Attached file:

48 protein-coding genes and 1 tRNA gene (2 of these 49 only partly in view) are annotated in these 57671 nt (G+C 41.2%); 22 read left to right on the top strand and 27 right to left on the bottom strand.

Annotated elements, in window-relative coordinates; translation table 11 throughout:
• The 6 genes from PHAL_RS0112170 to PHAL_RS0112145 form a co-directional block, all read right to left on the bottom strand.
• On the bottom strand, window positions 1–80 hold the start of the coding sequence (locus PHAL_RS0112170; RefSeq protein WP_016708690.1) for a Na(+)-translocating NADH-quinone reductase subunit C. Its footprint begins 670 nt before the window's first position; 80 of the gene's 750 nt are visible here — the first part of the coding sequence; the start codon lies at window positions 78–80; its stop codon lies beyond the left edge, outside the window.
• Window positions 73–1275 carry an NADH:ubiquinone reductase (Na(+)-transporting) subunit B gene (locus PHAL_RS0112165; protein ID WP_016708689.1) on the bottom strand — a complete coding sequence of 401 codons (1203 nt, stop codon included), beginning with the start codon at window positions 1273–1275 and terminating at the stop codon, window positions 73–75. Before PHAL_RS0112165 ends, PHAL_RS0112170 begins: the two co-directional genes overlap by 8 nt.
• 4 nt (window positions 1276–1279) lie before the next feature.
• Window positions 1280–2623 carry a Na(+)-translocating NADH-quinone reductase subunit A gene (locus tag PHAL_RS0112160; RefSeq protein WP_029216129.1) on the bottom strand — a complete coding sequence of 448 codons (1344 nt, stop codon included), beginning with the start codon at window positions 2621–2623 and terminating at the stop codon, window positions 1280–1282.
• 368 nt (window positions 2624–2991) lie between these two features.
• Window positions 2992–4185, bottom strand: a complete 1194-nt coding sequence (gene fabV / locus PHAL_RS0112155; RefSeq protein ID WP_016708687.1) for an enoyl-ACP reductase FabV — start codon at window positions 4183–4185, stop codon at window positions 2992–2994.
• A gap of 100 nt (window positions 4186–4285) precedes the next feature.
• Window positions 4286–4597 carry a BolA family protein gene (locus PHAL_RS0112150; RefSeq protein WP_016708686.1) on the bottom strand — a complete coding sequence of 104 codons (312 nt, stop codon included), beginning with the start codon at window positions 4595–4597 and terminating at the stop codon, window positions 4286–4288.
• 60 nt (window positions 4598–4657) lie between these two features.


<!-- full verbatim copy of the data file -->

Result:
48 protein-coding genes and 1 tRNA gene (2 of these 49 only partly in view) are annotated in these 57671 nt (G+C 41.2%); 22 read left to right on the top strand and 27 right to left on the bottom strand.

Annotated elements, in window-relative coordinates; translation table 11 throughout:
• The 6 genes from PHAL_RS0112170 to PHAL_RS0112145 form a co-directional block, all read right to left on the bottom strand.
• On the bottom strand, window positions 1–80 hold the start of the coding sequence (locus PHAL_RS0112170; RefSeq protein WP_016708690.1) for a Na(+)-translocating NADH-quinone reductase subunit C. Its footprint begins 670 nt before the window's first position; 80 of the gene's 750 nt are visible here — the first part of the coding sequence; the start codon lies at window positions 78–80; its stop codon lies beyond the left edge, outside the window.
• Window positions 73–1275 carry an NADH:ubiquinone reductase (Na(+)-transporting) subunit B gene (locus PHAL_RS0112165; protein ID WP_016708689.1) on the bottom strand — a complete coding sequence of 401 codons (1203 nt, stop codon included), beginning with the start codon at window positions 1273–1275 and terminating at the stop codon, window positions 73–75. Before PHAL_RS0112165 ends, PHAL_RS0112170 begins: the two co-directional genes overlap by 8 nt.
• 4 nt (window positions 1276–1279) lie before the next feature.
• Window positions 1280–2623 carry a Na(+)-translocating NADH-quinone reductase subunit A gene (locus tag PHAL_RS0112160; RefSeq protein WP_029216129.1) on the bottom strand — a complete coding sequence of 448 codons (1344 nt, stop codon included), beginning with the start codon at window positions 2621–2623 and terminating at the stop codon, window positions 1280–1282.
• 368 nt (window positions 2624–2991) lie between these two features.
• Window positions 2992–4185, bottom strand: a complete 1194-nt coding sequence (gene fabV / locus PHAL_RS0112155; RefSeq protein ID WP_016708687.1) for an enoyl-ACP reductase FabV — start codon at window positions 4183–4185, stop codon at window positions 2992–2994.
• A gap of 100 nt (window positions 4186–4285) precedes the next feature.
• Window positions 4286–4597 carry a BolA family protein gene (locus PHAL_RS0112150; RefSeq protein WP_016708686.1) on the bottom strand — a complete coding sequence of 104 codons (312 nt, stop codon included), beginning with the start codon at window positions 4595–4597 and terminating at the stop codon, window positions 4286–4288.
• 60 nt (window positions 4598–4657) lie between these two features.